A memoir of creative and personal self-discovery
At first glance, it seems an ordinary portrait of a little girl.
Dressed in her Sunday best, she has an oversize bow in her hair, her feet, in white shoes and socks, are delicately crossed at the ankle, while her hands are politely clasped in front of her. Yet closer inspection reveals steeliness in her dark eyes, as the defiant tilt of her head makes clear that even at 4, Paule Marshall was someone to be reckoned with, ready to, as she writes, "go my own way almost from the beginning."
That way would be into an accomplished literary life that has spanned 50 years, five novels, two short-story collections, and now her thoughtful first memoir, "Triangular Road," whose cover is adorned by that long-ago photo of Marshall. Perhaps best known for her first novel, "Brown Girl, Brownstones," Marshall is an elegant, compassionate writer whose books, including "Daughters," "The Fisher King," and "Praisesong for the Widow," reveal the knotty, workaday lives and relationships of black Americans, some of them West Indian immigrants like her parents.
Marshall writes poignantly of her parents, Barbadian immigrants who came seeking hope in America, where they met, only to find heartache, but this lean memoir isn't primarily about her family.
The book's title refers to the three geographical areas that helped to forge her creative and personal life - Barbados, her parents' island homeland; Brooklyn, where Marshall was born and raised in an African-American and West Indian neighborhood; and Africa, with its indelible culture and difficult history.
She begins her book with an unexpected invitation to Europe.
In 1965, Marshall had two books to her credit - her semi-autobiographical first novel and "Soul Clap Hands and Sing" a short story collection -- when the great Langston Hughes asked Marshall and another young writer to accompany him on a US State Department-sponsored cultural tour across Europe. The chapter "Homage to Mr. Hughes" is a delight, and Marshall's recollections about watching Hughes school young black Brits on African-American history and being squired around Paris to underground jazz clubs and cabarets by Hughes who, even in his 60s, remained an inveterate nightfly, are fascinating enough for their own memoir.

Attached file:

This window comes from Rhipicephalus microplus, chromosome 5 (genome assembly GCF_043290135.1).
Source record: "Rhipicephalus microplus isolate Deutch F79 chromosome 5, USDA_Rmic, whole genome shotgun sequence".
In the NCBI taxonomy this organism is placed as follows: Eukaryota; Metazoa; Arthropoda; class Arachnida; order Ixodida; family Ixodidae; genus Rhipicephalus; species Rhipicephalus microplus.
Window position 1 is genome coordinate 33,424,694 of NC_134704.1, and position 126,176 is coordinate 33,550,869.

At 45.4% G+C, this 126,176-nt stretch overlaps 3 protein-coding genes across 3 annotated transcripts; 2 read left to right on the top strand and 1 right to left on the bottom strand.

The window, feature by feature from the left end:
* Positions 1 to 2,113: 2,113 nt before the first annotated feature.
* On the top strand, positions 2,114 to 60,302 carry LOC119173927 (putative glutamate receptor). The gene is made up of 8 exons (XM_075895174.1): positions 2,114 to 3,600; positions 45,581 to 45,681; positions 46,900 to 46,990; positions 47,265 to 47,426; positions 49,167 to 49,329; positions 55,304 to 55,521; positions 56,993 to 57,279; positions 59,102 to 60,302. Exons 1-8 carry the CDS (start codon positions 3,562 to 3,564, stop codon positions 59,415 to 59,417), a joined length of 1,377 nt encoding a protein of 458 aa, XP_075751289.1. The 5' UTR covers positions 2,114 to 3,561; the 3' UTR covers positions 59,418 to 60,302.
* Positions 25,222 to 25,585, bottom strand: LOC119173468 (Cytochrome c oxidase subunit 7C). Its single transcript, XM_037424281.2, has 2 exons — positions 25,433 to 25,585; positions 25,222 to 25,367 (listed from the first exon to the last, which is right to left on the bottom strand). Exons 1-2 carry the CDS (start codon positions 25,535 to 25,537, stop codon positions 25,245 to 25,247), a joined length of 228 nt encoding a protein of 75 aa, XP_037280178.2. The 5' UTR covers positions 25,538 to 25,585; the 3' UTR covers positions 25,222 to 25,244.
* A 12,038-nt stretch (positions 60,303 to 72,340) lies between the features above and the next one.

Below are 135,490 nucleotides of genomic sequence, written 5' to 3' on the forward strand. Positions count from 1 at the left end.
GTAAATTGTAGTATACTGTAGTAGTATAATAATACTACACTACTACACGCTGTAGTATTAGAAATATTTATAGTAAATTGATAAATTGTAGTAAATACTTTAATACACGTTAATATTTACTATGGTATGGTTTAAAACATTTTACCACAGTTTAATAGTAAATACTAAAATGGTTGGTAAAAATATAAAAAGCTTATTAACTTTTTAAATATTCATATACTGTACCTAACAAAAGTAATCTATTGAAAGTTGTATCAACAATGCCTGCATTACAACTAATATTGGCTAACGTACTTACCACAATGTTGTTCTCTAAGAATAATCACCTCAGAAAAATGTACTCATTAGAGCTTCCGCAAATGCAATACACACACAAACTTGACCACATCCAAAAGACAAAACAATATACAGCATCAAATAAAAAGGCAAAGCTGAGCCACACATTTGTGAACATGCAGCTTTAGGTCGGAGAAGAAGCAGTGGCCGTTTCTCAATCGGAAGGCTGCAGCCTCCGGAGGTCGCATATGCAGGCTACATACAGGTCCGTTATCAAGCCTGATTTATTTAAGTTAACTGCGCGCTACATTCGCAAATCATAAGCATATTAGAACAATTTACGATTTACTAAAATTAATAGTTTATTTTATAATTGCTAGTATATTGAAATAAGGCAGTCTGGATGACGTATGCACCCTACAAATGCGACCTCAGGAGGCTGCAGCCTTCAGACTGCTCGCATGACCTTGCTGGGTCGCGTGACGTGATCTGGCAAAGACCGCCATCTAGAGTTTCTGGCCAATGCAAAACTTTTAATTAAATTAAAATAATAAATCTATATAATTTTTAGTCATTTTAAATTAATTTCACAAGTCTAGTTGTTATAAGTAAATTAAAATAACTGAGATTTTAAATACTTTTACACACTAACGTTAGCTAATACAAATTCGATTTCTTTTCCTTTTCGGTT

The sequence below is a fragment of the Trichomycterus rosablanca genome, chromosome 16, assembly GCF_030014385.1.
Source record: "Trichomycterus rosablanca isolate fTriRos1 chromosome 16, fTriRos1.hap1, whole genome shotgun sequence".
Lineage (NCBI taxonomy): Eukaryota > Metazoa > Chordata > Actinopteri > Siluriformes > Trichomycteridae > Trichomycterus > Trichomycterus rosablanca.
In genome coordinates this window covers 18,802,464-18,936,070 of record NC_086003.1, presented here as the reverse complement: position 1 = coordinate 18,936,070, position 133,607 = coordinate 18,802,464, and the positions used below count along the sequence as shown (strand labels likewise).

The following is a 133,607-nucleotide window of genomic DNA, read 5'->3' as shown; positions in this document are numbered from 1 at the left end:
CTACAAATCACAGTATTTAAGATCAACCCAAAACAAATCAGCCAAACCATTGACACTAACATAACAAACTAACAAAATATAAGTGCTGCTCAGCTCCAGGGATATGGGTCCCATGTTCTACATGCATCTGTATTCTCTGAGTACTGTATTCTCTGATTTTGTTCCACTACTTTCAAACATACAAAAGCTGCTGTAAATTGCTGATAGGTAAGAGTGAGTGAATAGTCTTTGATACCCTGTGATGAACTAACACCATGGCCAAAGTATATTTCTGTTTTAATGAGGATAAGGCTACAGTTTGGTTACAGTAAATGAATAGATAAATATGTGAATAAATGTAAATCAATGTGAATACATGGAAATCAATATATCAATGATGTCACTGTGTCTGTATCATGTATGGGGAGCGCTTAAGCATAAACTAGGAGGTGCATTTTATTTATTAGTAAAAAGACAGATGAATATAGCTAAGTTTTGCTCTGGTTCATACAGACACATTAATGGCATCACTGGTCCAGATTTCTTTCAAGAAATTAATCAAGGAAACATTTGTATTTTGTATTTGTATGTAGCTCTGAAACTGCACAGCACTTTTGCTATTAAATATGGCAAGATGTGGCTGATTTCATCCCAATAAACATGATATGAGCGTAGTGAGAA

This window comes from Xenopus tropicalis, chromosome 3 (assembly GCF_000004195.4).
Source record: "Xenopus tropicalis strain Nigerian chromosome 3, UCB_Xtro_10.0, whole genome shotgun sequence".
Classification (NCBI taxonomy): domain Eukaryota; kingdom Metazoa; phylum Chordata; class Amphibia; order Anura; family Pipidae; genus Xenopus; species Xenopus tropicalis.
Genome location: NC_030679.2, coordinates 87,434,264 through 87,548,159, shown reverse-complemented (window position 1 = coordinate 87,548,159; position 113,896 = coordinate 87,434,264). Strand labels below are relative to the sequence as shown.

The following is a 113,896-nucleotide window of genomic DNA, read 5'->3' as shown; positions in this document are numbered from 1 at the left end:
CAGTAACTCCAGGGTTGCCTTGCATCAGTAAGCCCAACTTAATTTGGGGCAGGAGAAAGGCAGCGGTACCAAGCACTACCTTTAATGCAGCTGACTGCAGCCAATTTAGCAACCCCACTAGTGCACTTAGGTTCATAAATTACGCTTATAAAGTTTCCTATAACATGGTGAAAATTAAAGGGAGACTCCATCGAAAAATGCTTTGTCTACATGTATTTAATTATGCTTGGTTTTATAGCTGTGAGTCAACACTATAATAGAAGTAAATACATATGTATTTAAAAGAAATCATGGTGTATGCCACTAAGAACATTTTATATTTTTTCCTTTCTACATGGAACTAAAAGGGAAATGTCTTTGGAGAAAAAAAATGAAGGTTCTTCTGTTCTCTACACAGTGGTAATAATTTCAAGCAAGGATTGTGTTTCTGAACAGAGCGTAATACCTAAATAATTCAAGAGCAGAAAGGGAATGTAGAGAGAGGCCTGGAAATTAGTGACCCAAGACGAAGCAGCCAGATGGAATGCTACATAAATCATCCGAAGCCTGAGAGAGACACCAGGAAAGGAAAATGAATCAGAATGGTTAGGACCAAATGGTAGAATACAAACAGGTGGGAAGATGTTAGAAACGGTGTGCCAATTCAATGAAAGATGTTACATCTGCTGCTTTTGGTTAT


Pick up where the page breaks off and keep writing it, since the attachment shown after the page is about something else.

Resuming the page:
Because this is not a traditional memoir, Marshall then shifts more than 30 years to Virginia, where she taught at Virginia Commonwealth University. A Labor Day excursion to the James River, which flows through Richmond, evokes for Marshall the city's role in the slave trade as the primary port of entry for Africans brought to America in the 18th century. Arguably, this book's best chapter covers Marshall's acrimonious childhood in Brooklyn. Her parents, especially her father, Sam, were social strivers thwarted by race, circumstances, and plain old bad luck.
"My father went about life insisting by his manner, that his was a higher calling than the series of factory jobs he held over the years," Marshall writes. "In his eyes he possessed the ability and talent to be so much more."
Her parents' disappointments were exacerbated by Marshall's birth - they wanted a son, not another daughter. Her mother would chastise her as ugly and willful, and because of this Marshall becomes a self-possessed, determined child, who not only finds an escape in books - the local library was a welcome sanctuary - but a career path to lead her from poverty and despair. Speaking of the book's cover photo, which shows Marshall with a children's picture book, she writes, "I had also already chosen my life's work."
Given the vigor and depth of these 165 pages, it seems a shame that it's taken Marshall, now nearing 80, so long to write a memoir. Perhaps with "Triangular Road," she is now ready to share more of her own stories from a life as a full and compelling as any character she has ever created.
Renée Graham is a freelance writer.